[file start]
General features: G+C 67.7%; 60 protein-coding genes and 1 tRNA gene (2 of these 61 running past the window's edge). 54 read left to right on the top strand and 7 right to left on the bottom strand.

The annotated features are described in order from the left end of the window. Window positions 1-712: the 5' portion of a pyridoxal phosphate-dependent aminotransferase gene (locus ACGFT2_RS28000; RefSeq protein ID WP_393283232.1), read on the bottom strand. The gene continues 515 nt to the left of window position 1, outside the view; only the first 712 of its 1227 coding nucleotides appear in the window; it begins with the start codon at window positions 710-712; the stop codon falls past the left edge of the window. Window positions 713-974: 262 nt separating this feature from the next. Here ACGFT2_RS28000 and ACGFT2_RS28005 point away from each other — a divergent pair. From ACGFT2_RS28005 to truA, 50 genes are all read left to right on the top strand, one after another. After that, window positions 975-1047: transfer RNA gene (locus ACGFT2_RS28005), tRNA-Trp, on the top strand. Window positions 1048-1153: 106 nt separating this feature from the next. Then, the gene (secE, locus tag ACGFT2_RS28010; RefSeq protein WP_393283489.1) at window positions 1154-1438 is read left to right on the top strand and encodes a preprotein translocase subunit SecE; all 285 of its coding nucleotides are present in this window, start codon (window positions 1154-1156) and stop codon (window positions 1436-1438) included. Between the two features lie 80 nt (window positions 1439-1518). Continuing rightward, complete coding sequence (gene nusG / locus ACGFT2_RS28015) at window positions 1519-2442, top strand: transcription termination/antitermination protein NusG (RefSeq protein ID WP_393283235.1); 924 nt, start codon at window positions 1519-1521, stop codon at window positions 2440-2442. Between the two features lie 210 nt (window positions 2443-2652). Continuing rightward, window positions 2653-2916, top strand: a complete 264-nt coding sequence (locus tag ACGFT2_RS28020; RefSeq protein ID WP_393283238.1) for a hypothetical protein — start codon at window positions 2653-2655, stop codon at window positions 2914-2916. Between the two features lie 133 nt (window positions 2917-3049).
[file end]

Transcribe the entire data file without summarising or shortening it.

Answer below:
General features: G+C 67.7%; 60 protein-coding genes and 1 tRNA gene (2 of these 61 running past the window's edge). 54 read left to right on the top strand and 7 right to left on the bottom strand.

The annotated features are described in order from the left end of the window. Window positions 1-712: the 5' portion of a pyridoxal phosphate-dependent aminotransferase gene (locus ACGFT2_RS28000; RefSeq protein ID WP_393283232.1), read on the bottom strand. The gene continues 515 nt to the left of window position 1, outside the view; only the first 712 of its 1227 coding nucleotides appear in the window; it begins with the start codon at window positions 710-712; the stop codon falls past the left edge of the window. Window positions 713-974: 262 nt separating this feature from the next. Here ACGFT2_RS28000 and ACGFT2_RS28005 point away from each other — a divergent pair. From ACGFT2_RS28005 to truA, 50 genes are all read left to right on the top strand, one after another. After that, window positions 975-1047: transfer RNA gene (locus ACGFT2_RS28005), tRNA-Trp, on the top strand. Window positions 1048-1153: 106 nt separating this feature from the next. Then, the gene (secE, locus tag ACGFT2_RS28010; RefSeq protein WP_393283489.1) at window positions 1154-1438 is read left to right on the top strand and encodes a preprotein translocase subunit SecE; all 285 of its coding nucleotides are present in this window, start codon (window positions 1154-1156) and stop codon (window positions 1436-1438) included. Between the two features lie 80 nt (window positions 1439-1518). Continuing rightward, complete coding sequence (gene nusG / locus ACGFT2_RS28015) at window positions 1519-2442, top strand: transcription termination/antitermination protein NusG (RefSeq protein ID WP_393283235.1); 924 nt, start codon at window positions 1519-1521, stop codon at window positions 2440-2442. Between the two features lie 210 nt (window positions 2443-2652). Continuing rightward, window positions 2653-2916, top strand: a complete 264-nt coding sequence (locus tag ACGFT2_RS28020; RefSeq protein ID WP_393283238.1) for a hypothetical protein — start codon at window positions 2653-2655, stop codon at window positions 2914-2916. Between the two features lie 133 nt (window positions 2917-3049).